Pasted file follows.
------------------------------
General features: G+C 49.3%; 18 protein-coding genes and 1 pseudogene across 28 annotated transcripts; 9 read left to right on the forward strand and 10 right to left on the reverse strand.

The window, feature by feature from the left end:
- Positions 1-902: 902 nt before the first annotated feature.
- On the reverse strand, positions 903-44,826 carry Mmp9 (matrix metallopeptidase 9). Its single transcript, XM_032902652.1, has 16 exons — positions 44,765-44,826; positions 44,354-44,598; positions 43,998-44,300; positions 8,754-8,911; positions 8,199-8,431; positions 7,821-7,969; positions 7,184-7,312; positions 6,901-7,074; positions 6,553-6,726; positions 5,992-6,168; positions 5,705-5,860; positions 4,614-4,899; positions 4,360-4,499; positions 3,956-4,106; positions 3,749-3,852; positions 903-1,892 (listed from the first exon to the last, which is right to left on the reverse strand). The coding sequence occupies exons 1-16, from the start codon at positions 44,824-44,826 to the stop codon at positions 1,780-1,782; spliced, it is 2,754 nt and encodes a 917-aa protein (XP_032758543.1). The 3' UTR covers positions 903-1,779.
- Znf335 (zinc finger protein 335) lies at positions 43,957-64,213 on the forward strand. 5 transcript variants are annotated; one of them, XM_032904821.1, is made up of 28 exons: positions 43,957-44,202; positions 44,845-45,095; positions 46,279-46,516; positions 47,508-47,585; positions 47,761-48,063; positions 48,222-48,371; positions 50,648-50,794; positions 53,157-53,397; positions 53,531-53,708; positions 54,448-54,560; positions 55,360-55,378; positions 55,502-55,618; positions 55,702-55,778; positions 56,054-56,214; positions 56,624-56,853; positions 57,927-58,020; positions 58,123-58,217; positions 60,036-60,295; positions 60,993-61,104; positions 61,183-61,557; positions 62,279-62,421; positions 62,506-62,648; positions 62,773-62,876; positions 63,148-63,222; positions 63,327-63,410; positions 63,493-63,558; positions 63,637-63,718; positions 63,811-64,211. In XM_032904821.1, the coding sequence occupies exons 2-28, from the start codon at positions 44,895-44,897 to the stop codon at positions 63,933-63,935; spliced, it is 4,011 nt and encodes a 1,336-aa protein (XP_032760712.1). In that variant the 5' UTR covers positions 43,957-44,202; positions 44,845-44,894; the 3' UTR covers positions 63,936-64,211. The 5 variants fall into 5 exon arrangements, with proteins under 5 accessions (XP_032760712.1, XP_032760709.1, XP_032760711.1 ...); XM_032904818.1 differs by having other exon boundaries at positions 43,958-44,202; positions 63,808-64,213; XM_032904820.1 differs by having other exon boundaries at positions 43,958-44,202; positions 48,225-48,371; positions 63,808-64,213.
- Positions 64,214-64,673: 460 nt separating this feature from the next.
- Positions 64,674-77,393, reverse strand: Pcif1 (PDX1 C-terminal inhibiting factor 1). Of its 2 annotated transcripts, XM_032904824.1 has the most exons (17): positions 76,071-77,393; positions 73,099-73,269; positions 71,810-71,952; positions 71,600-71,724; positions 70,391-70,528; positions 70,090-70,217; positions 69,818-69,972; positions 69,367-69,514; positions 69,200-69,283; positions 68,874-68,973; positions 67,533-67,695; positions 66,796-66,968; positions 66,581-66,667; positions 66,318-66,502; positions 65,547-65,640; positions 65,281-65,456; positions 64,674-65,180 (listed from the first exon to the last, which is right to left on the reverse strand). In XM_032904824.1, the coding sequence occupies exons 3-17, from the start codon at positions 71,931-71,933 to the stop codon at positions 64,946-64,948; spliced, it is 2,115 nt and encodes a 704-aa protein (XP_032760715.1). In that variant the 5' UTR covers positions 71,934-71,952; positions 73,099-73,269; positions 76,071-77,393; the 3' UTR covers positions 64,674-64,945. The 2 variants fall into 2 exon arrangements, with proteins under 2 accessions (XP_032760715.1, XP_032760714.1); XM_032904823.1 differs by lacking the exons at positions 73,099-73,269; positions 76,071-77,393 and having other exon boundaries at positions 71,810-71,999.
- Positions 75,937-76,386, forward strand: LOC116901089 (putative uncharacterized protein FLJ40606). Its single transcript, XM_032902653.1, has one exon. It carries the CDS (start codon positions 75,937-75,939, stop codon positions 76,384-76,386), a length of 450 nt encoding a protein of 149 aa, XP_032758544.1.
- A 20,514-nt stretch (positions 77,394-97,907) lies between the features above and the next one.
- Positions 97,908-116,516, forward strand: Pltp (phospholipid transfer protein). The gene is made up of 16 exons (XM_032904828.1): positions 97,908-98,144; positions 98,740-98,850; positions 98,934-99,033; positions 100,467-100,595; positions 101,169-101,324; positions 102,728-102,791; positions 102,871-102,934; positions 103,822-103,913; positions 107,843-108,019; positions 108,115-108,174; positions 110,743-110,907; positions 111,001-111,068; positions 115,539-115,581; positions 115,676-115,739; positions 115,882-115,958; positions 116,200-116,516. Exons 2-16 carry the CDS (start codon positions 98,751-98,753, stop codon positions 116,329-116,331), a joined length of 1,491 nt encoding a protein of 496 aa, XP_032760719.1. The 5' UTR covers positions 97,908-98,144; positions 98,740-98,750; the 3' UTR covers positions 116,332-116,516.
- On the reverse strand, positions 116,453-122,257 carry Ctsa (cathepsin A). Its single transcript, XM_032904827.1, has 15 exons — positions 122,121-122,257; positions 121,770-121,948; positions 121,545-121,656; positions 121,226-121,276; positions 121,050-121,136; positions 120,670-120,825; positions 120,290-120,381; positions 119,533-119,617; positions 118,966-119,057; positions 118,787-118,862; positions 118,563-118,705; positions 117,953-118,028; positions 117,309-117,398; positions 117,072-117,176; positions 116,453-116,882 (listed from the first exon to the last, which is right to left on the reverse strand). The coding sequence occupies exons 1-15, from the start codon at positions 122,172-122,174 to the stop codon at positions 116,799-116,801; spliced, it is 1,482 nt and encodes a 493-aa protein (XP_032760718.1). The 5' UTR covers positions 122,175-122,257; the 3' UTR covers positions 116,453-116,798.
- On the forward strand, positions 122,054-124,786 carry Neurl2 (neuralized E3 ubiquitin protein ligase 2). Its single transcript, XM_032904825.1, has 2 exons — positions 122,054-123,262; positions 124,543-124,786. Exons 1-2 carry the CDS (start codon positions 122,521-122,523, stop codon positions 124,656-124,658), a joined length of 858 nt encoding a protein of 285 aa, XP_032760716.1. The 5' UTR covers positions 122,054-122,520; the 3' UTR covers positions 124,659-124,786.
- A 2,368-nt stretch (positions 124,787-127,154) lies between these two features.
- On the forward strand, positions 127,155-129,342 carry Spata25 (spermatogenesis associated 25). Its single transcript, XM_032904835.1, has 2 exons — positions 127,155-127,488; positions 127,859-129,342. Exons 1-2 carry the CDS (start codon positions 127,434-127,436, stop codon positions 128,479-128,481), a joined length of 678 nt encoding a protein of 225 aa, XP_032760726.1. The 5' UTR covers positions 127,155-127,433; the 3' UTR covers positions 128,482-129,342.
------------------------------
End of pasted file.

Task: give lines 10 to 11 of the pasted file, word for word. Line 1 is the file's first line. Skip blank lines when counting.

- Positions 97,908-116,516, forward strand: Pltp (phospholipid transfer protein). The gene is made up of 16 exons (XM_032904828.1): positions 97,908-98,144; positions 98,740-98,850; positions 98,934-99,033; positions 100,467-100,595; positions 101,169-101,324; positions 102,728-102,791; positions 102,871-102,934; positions 103,822-103,913; positions 107,843-108,019; positions 108,115-108,174; positions 110,743-110,907; positions 111,001-111,068; positions 115,539-115,581; positions 115,676-115,739; positions 115,882-115,958; positions 116,200-116,516. Exons 2-16 carry the CDS (start codon positions 98,751-98,753, stop codon positions 116,329-116,331), a joined length of 1,491 nt encoding a protein of 496 aa, XP_032760719.1. The 5' UTR covers positions 97,908-98,144; positions 98,740-98,750; the 3' UTR covers positions 116,332-116,516.
- On the reverse strand, positions 116,453-122,257 carry Ctsa (cathepsin A). Its single transcript, XM_032904827.1, has 15 exons — positions 122,121-122,257; positions 121,770-121,948; positions 121,545-121,656; positions 121,226-121,276; positions 121,050-121,136; positions 120,670-120,825; positions 120,290-120,381; positions 119,533-119,617; positions 118,966-119,057; positions 118,787-118,862; positions 118,563-118,705; positions 117,953-118,028; positions 117,309-117,398; positions 117,072-117,176; positions 116,453-116,882 (listed from the first exon to the last, which is right to left on the reverse strand). The coding sequence occupies exons 1-15, from the start codon at positions 122,172-122,174 to the stop codon at positions 116,799-116,801; spliced, it is 1,482 nt and encodes a 493-aa protein (XP_032760718.1). The 5' UTR covers positions 122,175-122,257; the 3' UTR covers positions 116,453-116,798.